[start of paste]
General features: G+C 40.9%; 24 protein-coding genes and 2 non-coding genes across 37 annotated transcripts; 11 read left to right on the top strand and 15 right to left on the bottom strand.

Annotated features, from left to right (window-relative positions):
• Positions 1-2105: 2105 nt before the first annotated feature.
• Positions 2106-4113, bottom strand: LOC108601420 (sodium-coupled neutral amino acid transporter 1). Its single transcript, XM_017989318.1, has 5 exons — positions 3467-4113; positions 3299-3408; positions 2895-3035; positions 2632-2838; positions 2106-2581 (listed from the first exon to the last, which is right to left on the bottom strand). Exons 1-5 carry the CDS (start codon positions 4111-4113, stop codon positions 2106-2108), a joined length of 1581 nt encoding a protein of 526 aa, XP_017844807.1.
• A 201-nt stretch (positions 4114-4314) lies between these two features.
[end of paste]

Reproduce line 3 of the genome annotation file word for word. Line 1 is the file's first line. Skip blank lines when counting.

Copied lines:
• Positions 1-2105: 2105 nt before the first annotated feature.